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Re: Bug reports of DFSG violations are tagged ‘lenny-ignore’?

On Mon, 2008-10-20 at 11:43 -0500, Manoj Srivastava wrote:
>         Actually, I think we need a GR on the lines of
> ,----
> |  http://www.debian.org/vote/2006/vote_007
> |  General Resolution: Handling source-less firmware in the Linux kernel
> `----
>         To get a special dispensation for lenny.

I think this would be insane.  It smacks of the nonsense of the US
Congress extending copyright over and over again, always for a "limited
term", but such that the terms just never actually expire.

I object to a second round of this.  I was ok with it once, as a
compromise, but the understanding I had then was that it was a one-time
thing, to give time to actually *fix* the problem.

The kernel team should *fix the bug* and not just sit on their hands.
We should not release until it's fixed.

But the continued dishonesty of holding out one set of principles and guarantees, while granting ourselves exceptions on every release, is not tolerable to me.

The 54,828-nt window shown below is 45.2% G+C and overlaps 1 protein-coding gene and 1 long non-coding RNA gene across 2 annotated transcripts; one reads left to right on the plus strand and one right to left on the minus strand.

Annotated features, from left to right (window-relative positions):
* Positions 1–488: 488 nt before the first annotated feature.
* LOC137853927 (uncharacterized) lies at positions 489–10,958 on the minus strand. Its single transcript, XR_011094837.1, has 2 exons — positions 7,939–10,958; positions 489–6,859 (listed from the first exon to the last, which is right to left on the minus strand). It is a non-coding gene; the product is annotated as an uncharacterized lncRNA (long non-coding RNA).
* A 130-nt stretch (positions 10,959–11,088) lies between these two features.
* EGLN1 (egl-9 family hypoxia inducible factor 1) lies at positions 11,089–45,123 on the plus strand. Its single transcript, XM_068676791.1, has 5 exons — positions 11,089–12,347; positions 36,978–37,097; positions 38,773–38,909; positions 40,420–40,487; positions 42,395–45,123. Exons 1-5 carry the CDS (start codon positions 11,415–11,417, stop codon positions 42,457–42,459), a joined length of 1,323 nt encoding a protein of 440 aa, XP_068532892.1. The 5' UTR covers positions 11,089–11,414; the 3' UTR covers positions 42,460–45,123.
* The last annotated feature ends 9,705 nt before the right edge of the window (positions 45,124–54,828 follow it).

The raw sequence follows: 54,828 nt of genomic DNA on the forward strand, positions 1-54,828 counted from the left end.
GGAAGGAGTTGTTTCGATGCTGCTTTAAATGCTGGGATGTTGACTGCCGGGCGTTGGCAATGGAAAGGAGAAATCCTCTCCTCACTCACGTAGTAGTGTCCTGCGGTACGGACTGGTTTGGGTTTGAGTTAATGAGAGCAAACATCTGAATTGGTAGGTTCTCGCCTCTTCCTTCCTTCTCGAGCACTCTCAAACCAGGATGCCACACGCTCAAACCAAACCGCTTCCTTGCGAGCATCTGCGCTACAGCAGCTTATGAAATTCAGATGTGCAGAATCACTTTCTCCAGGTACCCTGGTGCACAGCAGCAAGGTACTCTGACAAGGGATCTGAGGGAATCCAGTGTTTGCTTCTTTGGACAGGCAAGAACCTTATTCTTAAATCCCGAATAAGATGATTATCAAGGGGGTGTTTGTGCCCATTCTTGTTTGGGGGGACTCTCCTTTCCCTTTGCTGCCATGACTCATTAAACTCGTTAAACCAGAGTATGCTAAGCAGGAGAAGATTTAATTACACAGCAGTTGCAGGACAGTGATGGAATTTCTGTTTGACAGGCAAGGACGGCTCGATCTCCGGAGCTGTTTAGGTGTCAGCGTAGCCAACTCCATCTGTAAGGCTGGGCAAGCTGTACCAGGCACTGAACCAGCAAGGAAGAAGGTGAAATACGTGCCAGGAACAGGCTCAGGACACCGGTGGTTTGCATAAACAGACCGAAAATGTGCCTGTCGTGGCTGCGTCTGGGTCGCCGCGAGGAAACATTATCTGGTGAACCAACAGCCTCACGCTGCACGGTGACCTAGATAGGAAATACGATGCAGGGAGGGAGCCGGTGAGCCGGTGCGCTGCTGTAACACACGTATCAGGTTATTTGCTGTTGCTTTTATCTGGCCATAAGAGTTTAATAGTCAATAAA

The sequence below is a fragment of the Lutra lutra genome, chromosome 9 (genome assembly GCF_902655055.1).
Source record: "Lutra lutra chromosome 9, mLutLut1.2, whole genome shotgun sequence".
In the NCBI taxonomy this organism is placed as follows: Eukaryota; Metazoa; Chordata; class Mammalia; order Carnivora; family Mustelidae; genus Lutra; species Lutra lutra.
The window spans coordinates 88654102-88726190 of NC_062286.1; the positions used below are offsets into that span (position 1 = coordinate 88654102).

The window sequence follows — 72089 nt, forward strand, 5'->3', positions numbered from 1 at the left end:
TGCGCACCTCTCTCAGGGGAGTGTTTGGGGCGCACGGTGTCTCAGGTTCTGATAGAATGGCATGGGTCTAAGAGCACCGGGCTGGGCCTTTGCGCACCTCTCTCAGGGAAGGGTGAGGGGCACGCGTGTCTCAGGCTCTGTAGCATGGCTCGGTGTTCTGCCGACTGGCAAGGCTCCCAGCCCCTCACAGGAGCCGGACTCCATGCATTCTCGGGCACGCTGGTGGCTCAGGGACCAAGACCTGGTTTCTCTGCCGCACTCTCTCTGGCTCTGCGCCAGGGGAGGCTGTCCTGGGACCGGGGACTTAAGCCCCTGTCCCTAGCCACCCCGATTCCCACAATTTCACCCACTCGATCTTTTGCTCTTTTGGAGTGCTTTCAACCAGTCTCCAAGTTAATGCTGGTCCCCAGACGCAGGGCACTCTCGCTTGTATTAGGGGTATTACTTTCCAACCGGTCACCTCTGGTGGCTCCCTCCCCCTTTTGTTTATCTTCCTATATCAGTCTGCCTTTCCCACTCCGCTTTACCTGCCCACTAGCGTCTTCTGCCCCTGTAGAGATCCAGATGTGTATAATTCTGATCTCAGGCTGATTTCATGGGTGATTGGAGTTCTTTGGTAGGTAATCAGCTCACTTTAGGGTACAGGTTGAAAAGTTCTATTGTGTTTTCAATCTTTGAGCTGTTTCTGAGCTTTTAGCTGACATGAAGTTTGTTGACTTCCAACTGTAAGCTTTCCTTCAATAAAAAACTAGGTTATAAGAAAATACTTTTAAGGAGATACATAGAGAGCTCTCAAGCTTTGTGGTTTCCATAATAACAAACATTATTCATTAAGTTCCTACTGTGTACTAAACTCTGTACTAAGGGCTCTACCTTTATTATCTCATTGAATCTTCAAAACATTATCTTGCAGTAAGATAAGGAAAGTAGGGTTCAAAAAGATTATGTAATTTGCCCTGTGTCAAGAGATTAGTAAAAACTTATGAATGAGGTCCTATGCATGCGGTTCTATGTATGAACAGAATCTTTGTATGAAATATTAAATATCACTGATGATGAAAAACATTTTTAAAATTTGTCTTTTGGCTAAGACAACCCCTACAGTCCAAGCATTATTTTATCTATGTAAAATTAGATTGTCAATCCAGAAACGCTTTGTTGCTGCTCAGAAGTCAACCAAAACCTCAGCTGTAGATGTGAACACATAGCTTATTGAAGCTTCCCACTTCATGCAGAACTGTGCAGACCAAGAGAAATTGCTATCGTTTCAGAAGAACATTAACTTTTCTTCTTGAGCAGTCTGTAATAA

>         I do not think that willfully violating the social contract is a
>  decision for a few delegates to make -- we, as a project, should
>  acknowledge the need for and make a special exception to release Debian
>  with known non-free bits in it.

We did that once.  With the understanding that we wouldn't do it
again--or at least, that was my understanding--it was proffered as a
special case, a one-time thing, because of the urgency of the case.  

Moreover, at the time, there was an amendment proposed to make it "as
long as required" and it got fewer votes than the one-time thing.
Pretty clearly, we *already decided* this issue, and we need no vote.
We need the relevant maintainers to be told "your unwillingness to fix
this means we will not be able to release".

I object very strongly to the feeling that I am being held hostage by
developers who will not fix the bug, and then protest "emergency! we
must release! no delay! we'll do it next time!" and then sit on their
hands again for another go-round.  The solution is to refuse to play
along, and to say, "hey, you had two years; we're just going to wait
until you fix the bug."


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